The author has experienced an increasing satisfaction with the results of these operations as the years have passed.
No claim is made that perfect functional results are obtained in the cases of old and high dislocation. Normal motion cannot be expected. But the stability of the reconstructed hip and the freedom from pain enable the patients to lead often surprisingly useful lives in spite of a limp, limitation of motion, and shortening. Without exception, the patients state that they have been greatly improved. In cases of bilateral dislocation, where only one hip has been operated upon, the patients invariably state that the condition of this hip is better than the one which has not been operated upon.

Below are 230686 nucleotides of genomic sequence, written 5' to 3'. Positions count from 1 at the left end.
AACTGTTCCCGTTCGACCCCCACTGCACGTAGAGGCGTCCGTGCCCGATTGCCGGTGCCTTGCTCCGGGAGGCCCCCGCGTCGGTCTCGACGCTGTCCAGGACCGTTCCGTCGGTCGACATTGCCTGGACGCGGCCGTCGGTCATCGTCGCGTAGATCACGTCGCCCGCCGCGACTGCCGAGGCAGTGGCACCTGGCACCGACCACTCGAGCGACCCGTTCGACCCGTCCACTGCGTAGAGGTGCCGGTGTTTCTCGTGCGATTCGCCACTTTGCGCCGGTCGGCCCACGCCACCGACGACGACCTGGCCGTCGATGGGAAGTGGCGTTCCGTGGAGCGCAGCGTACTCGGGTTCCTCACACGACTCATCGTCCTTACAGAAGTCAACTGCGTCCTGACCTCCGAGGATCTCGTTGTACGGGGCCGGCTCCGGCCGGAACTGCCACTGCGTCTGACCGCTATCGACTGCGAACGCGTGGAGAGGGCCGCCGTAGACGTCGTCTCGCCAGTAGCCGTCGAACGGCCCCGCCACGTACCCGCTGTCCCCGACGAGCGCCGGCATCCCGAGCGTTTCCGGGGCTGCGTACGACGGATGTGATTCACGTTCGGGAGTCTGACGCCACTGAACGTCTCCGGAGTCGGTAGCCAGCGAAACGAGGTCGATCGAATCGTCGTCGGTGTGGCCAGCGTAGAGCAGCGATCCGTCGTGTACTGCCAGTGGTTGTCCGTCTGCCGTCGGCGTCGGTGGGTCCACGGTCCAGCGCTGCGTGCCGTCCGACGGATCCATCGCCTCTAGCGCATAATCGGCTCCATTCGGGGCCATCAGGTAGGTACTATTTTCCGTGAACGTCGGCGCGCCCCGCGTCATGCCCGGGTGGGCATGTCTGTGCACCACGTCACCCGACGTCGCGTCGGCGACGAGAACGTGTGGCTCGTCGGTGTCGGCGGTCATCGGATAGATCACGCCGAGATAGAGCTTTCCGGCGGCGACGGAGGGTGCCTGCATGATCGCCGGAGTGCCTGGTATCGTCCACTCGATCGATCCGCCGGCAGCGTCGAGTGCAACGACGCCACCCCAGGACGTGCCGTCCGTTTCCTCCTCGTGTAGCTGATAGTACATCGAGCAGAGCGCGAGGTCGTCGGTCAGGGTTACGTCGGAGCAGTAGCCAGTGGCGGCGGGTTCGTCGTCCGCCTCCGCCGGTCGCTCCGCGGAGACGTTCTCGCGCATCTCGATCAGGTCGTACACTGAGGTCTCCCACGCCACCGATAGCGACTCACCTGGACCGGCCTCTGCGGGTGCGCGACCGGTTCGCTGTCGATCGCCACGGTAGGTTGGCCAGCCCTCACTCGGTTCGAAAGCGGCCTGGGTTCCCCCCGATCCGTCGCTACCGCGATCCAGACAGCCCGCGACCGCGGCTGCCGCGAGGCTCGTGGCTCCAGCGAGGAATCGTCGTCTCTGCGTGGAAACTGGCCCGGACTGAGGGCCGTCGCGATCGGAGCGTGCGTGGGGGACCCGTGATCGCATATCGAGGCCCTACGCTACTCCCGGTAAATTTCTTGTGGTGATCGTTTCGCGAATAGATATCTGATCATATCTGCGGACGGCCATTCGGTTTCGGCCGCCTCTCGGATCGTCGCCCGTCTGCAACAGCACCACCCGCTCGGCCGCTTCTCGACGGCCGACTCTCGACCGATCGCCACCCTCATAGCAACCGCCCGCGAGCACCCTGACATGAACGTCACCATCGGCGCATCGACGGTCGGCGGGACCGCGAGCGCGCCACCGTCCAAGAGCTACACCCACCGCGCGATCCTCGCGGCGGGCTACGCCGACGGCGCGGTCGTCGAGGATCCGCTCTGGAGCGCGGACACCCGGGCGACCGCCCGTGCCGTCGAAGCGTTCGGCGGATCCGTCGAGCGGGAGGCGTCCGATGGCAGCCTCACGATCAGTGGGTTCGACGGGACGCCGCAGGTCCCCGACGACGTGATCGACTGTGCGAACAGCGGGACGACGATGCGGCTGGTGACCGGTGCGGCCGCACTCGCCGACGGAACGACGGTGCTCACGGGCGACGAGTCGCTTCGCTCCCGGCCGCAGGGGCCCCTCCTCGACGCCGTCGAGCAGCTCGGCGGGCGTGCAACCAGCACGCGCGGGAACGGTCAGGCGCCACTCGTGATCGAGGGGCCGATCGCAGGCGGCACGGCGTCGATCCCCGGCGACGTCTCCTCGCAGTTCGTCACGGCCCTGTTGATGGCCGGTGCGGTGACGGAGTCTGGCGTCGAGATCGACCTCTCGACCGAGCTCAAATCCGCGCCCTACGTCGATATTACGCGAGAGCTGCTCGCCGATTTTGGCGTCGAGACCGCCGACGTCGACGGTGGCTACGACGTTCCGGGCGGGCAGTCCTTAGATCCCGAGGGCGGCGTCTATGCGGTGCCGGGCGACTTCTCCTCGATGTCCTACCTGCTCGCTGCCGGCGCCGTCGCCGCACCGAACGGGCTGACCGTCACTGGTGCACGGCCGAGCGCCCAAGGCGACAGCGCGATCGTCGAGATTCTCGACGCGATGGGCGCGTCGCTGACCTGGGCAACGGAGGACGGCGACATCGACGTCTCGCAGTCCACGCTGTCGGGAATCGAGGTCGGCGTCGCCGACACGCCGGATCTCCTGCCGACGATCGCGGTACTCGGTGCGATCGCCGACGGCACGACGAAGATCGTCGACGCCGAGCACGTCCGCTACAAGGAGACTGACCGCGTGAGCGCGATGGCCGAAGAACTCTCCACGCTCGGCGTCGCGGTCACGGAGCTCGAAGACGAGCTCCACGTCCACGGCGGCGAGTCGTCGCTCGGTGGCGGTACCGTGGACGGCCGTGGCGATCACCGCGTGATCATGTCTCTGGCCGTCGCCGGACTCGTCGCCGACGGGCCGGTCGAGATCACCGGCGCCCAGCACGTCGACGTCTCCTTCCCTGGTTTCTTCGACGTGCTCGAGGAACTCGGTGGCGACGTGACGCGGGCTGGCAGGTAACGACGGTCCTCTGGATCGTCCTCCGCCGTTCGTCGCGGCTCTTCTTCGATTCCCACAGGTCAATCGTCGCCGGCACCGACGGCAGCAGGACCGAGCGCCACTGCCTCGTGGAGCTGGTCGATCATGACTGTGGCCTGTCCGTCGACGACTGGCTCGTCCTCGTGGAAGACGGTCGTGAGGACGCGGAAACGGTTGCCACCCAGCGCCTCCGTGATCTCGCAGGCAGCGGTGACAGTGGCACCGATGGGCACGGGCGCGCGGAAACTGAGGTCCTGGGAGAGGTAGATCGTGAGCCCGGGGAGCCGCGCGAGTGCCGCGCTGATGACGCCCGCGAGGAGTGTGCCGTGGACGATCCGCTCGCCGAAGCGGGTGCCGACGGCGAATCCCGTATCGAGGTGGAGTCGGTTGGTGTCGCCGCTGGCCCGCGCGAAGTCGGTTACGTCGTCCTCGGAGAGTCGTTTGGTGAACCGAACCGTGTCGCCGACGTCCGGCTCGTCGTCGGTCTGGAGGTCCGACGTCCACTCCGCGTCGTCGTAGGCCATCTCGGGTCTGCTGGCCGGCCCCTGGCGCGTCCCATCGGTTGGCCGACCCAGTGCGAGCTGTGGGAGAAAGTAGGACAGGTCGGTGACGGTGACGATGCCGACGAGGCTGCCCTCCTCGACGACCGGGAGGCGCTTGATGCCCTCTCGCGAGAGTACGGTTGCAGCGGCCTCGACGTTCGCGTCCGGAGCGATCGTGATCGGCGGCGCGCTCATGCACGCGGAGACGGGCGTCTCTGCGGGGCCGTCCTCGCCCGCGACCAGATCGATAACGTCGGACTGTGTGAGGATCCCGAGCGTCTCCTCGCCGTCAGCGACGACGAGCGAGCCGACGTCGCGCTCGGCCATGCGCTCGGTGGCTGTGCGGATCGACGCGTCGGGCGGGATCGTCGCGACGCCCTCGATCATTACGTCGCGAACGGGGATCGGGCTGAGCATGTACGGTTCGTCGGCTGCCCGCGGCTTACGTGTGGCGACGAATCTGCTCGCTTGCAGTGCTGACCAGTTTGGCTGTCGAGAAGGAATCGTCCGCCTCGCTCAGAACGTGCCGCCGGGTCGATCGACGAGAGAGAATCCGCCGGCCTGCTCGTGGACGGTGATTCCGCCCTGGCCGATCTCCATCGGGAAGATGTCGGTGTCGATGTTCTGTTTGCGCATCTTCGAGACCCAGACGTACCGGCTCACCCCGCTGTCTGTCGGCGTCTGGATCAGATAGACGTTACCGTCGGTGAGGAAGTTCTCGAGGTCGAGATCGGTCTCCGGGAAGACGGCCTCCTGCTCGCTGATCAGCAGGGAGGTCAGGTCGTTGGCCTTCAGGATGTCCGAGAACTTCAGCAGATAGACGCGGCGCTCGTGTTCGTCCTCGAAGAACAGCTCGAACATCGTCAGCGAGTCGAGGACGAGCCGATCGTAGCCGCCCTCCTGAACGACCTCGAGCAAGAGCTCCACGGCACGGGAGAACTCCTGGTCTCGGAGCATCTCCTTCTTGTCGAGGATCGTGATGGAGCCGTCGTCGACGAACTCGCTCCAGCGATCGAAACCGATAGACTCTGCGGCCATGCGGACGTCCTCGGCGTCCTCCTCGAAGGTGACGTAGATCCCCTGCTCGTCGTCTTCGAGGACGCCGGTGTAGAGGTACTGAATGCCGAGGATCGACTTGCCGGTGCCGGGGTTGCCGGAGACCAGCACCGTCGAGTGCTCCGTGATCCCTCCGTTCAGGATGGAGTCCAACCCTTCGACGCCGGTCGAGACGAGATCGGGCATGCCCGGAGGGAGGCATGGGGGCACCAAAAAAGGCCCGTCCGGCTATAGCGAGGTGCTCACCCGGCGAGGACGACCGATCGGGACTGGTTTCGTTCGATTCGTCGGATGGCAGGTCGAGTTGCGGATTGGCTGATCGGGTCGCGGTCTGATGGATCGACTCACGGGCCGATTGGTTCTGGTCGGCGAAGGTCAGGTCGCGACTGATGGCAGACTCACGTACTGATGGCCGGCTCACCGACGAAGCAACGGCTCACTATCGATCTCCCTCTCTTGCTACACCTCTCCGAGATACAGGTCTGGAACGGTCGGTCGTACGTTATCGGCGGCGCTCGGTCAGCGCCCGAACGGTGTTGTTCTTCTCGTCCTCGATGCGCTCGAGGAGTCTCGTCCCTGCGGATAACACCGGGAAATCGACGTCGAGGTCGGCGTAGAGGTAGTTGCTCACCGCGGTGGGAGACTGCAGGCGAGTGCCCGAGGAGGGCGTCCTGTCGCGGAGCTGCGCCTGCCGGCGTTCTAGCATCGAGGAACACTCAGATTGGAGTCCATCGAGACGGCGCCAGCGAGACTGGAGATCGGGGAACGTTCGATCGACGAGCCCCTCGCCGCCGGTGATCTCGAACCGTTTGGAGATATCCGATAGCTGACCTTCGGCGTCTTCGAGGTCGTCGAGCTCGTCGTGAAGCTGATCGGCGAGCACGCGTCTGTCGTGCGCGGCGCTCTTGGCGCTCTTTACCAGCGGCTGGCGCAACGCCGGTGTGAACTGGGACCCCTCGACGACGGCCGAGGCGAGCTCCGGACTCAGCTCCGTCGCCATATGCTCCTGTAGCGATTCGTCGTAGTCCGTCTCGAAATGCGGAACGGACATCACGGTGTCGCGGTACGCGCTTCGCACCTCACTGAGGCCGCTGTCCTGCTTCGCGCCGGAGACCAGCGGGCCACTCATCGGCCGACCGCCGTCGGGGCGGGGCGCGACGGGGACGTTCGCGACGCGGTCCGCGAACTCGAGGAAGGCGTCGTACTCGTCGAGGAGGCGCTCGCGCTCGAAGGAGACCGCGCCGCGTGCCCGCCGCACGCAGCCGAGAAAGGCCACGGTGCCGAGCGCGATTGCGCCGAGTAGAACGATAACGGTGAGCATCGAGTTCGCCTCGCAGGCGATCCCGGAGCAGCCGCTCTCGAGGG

Cases described under Type V present the greatest technical difficulties of operation.
A judicious combination of reduction by bloodless and by open operative methods should give us almost 100 per cent. successful results in young children.
(C) 1935 All Rights Reserved.The Journal of Bone and Joint Surgery, Inc.